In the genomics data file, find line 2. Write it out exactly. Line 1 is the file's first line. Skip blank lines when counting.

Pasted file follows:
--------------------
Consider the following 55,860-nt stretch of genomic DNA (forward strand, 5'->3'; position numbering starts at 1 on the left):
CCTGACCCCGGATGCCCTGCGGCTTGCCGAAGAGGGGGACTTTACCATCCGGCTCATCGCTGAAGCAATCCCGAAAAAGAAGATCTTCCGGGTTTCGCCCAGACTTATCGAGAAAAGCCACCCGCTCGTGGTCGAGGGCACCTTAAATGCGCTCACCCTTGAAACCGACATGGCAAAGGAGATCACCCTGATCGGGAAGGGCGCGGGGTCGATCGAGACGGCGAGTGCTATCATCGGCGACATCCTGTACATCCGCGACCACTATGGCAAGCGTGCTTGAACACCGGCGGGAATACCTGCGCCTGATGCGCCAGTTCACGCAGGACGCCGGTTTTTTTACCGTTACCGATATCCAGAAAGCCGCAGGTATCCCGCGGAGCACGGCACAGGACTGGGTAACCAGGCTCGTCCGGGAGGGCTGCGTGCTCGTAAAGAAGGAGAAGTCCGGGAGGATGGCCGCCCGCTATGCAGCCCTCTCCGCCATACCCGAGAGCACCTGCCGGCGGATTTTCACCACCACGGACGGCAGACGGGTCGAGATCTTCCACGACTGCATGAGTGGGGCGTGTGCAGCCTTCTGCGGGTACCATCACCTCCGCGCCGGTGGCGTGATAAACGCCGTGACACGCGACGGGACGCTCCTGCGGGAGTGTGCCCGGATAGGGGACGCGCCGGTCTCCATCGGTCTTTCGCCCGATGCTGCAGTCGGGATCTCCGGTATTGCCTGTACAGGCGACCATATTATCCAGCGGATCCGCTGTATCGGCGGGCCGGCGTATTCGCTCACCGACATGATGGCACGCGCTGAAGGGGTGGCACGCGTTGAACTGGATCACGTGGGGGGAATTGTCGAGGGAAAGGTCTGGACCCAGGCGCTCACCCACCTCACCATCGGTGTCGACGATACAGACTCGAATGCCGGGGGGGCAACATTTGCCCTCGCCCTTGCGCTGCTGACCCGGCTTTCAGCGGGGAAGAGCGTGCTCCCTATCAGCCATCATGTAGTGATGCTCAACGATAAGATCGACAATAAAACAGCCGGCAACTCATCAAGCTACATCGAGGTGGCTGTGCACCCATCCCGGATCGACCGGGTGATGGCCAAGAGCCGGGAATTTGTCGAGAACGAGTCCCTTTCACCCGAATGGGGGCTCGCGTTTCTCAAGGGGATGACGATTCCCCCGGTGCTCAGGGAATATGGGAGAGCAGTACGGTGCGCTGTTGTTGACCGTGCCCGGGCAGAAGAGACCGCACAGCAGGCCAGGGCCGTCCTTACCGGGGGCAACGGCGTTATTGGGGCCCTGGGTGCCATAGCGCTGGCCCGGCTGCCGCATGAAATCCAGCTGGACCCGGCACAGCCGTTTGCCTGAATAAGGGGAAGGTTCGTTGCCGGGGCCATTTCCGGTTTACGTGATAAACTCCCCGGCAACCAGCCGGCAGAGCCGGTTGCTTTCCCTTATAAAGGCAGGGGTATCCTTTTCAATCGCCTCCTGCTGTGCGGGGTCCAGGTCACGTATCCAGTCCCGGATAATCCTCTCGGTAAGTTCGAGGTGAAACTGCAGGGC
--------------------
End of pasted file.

CCTGACCCCGGATGCCCTGCGGCTTGCCGAAGAGGGGGACTTTACCATCCGGCTCATCGCTGAAGCAATCCCGAAAAAGAAGATCTTCCGGGTTTCGCCCAGACTTATCGAGAAAAGCCACCCGCTCGTGGTCGAGGGCACCTTAAATGCGCTCACCCTTGAAACCGACATGGCAAAGGAGATCACCCTGATCGGGAAGGGCGCGGGGTCGATCGAGACGGCGAGTGCTATCATCGGCGACATCCTGTACATCCGCGACCACTATGGCAAGCGTGCTTGAACACCGGCGGGAATACCTGCGCCTGATGCGCCAGTTCACGCAGGACGCCGGTTTTTTTACCGTTACCGATATCCAGAAAGCCGCAGGTATCCCGCGGAGCACGGCACAGGACTGGGTAACCAGGCTCGTCCGGGAGGGCTGCGTGCTCGTAAAGAAGGAGAAGTCCGGGAGGATGGCCGCCCGCTATGCAGCCCTCTCCGCCATACCCGAGAGCACCTGCCGGCGGATTTTCACCACCACGGACGGCAGACGGGTCGAGATCTTCCACGACTGCATGAGTGGGGCGTGTGCAGCCTTCTGCGGGTACCATCACCTCCGCGCCGGTGGCGTGATAAACGCCGTGACACGCGACGGGACGCTCCTGCGGGAGTGTGCCCGGATAGGGGACGCGCCGGTCTCCATCGGTCTTTCGCCCGATGCTGCAGTCGGGATCTCCGGTATTGCCTGTACAGGCGACCATATTATCCAGCGGATCCGCTGTATCGGCGGGCCGGCGTATTCGCTCACCGACATGATGGCACGCGCTGAAGGGGTGGCACGCGTTGAACTGGATCACGTGGGGGGAATTGTCGAGGGAAAGGTCTGGACCCAGGCGCTCACCCACCTCACCATCGGTGTCGACGATACAGACTCGAATGCCGGGGGGGCAACATTTGCCCTCGCCCTTGCGCTGCTGACCCGGCTTTCAGCGGGGAAGAGCGTGCTCCCTATCAGCCATCATGTAGTGATGCTCAACGATAAGATCGACAATAAAACAGCCGGCAACTCATCAAGCTACATCGAGGTGGCTGTGCACCCATCCCGGATCGACCGGGTGATGGCCAAGAGCCGGGAATTTGTCGAGAACGAGTCCCTTTCACCCGAATGGGGGCTCGCGTTTCTCAAGGGGATGACGATTCCCCCGGTGCTCAGGGAATATGGGAGAGCAGTACGGTGCGCTGTTGTTGACCGTGCCCGGGCAGAAGAGACCGCACAGCAGGCCAGGGCCGTCCTTACCGGGGGCAACGGCGTTATTGGGGCCCTGGGTGCCATAGCGCTGGCCCGGCTGCCGCATGAAATCCAGCTGGACCCGGCACAGCCGTTTGCCTGAATAAGGGGAAGGTTCGTTGCCGGGGCCATTTCCGGTTTACGTGATAAACTCCCCGGCAACCAGCCGGCAGAGCCGGTTGCTTTCCCTTATAAAGGCAGGGGTATCCTTTTCAATCGCCTCCTGCTGTGCGGGGTCCAGGTCACGTATCCAGTCCCGGATAATCCTCTCGGTAAGTTCGAGGTGAAACTGCAGGGC